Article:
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Beyond the threshold of The Last Hotel building lies a captivating historical story, and now area residents and visitors alike can revel in its past – and contribute to its future.

That 142-room hotel, which opened July 1 at 1501 Washington Ave. in downtown St. Louis, formerly housed administrative and finishing functions for the International Shoe Co. – which reigned as the world’s largest shoe factory after merging multiple footwear powerhouses in the early 1900s in that city’s thriving garment district.

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“I came to St. Louis a few years ago and fell in love with the building and the city,” says owner and developer Tim Dixon of Milwaukee-based Fe Equus, alongside fellow developers Michael Qualizza and Neil Freeman. “I wanted this hotel to reflect my deep affection for St. Louis, its history and its bright future. Our hotel is stitching itself into the fabric of St. Louis by celebrating the history, culture, fashion and local characters and businesses that make St. Louis a genuine city.”

The Last Hotel pays homage to its history in a number of ways – first of all, with its name. “The [3-dimensional] wooden form used in shoemaking is called a ‘last,’” Dixon explains.

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And as a building on the National Register of Historic Places, the exterior and most of its interior have been restored with authentic architectural features, from ornately carved Corinthian columns to original marble and terrazzo flooring and bronze light fixtures.

Although its loftlike suites are styled with bold textures and custom-designed leather case goods inspired by a cobbler’s bench – another nod to the International Shoe Co. – they also offer touches of both historic artifacts and modern technology, such as Bluetooth Victrola radio. Keen eyes also can catch references to the Weatherbird and Star shoe brands once made at the factory.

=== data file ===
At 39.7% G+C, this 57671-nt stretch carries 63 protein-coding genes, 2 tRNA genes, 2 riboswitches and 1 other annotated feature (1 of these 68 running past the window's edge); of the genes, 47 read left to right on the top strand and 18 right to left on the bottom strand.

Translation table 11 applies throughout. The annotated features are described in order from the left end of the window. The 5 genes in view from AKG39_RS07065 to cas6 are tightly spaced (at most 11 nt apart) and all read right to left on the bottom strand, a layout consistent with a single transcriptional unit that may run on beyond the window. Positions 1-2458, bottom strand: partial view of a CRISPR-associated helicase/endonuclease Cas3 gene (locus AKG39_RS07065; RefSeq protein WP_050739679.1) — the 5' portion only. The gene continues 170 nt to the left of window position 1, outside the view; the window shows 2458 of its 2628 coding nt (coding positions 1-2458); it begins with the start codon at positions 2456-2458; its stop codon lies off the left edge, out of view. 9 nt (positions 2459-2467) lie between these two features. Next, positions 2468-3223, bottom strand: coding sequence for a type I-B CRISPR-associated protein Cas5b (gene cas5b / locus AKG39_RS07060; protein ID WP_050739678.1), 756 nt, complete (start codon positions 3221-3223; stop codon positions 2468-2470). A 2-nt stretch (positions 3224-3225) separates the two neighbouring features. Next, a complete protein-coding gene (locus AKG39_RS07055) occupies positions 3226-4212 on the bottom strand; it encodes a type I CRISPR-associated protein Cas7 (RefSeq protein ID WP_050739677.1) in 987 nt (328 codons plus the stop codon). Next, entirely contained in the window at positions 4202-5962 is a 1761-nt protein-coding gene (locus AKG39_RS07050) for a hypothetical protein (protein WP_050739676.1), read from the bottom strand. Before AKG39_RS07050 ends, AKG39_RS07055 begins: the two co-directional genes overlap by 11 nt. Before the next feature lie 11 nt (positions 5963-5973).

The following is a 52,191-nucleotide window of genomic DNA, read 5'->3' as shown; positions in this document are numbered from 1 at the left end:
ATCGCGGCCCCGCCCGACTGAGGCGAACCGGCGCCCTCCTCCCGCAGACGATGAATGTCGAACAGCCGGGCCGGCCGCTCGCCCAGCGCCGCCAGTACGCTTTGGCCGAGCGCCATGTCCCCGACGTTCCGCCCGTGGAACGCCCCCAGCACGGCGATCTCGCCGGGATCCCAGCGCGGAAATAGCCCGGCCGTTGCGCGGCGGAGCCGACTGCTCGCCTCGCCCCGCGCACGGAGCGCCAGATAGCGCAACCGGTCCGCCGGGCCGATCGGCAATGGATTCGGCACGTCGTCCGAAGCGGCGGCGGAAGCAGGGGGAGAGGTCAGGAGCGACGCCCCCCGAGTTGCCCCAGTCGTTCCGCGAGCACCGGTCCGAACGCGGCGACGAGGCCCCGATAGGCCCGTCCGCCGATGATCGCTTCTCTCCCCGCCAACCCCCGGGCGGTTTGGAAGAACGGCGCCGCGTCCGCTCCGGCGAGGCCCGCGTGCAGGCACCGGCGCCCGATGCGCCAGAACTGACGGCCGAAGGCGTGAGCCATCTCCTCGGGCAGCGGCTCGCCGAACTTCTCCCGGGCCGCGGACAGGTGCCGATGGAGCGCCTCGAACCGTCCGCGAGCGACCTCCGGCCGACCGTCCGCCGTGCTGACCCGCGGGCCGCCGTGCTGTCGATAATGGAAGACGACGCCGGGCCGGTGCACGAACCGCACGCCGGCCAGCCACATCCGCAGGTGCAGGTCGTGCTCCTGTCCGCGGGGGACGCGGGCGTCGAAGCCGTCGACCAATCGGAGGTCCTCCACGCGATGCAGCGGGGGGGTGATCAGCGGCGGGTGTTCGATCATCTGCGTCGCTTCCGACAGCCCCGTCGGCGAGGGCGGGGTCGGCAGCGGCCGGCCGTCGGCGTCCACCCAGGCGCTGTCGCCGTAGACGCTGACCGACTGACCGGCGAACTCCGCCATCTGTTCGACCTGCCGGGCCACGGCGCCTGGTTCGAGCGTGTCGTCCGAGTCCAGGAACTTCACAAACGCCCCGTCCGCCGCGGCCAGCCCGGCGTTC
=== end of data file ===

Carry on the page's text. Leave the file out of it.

To continue the St. Louis-centric experience, the hometown food-and-beverage-driven hotel boasts a signature store dubbed The Pantry, stocked with local and house-made goods; The Rooftop, a bar and lounge with a spectacular skyline view; and another taste of the city’s culinary flavor, The Last Kitchen + Bar. All of these hotel gems are led by Will Rogers, director of food and beverage, who spent seven years as the outlet director for TRACE, The Living Room and WET, three venues at Texas’ W Austin luxury hotel, as well as 10 years in nightlife, hotels and restaurants in Manhattan, New York.

The Last Kitchen + Bar – helmed by executive chef Evelyn Swoboda, who formerly worked at Pastaria by Niche under the guidance of Gerard Craft and Ashley Shelton – serves mindfully crafted and made-from-scratch Mississippi River-inspired fare and pre-Prohibition classic cocktails featuring area spirits, including its exclusive The Last Rye Whiskey and The Last Two-Step Gin, made in partnership with the local StilL 630 distillery.

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“We’re an experiential, authentic experience,” Dixon says. “From the menu to the drinks to the music, it is all about a nod to St. Louis and all the cultures that are reflected here.”

As another salute to the building’s shoemaking story, the lobby offers a shoeshine station and antique shoelace machine, which crafts custom laces. Additional amenities include more than 6,000 square feet of meeting/events space, including two ballrooms, five boardrooms and conference facilities.

Eager to welcome guests with “exceptional hometown hospitality” is the hotel’s general manager, Jason Gifford, a St. Louis native who grew up just a few blocks from the historic building and formerly led teams at The Westin St. Louis and multiple hotels across the country. “The Last Hotel is a celebration of the history of the building, the neighborhood and the region,” Gifford says.

The Last Hotel looks to be a destination for area residents and travelers to come together to share genuine, local experiences, Dixon says: “We’re looking forward to the local community, as well as hotel guests, coming in and sharing stories with us.”

The Last Hotel, 1501 Washington Ave., St. Louis, 314-390-2500, thelasthotelstl.com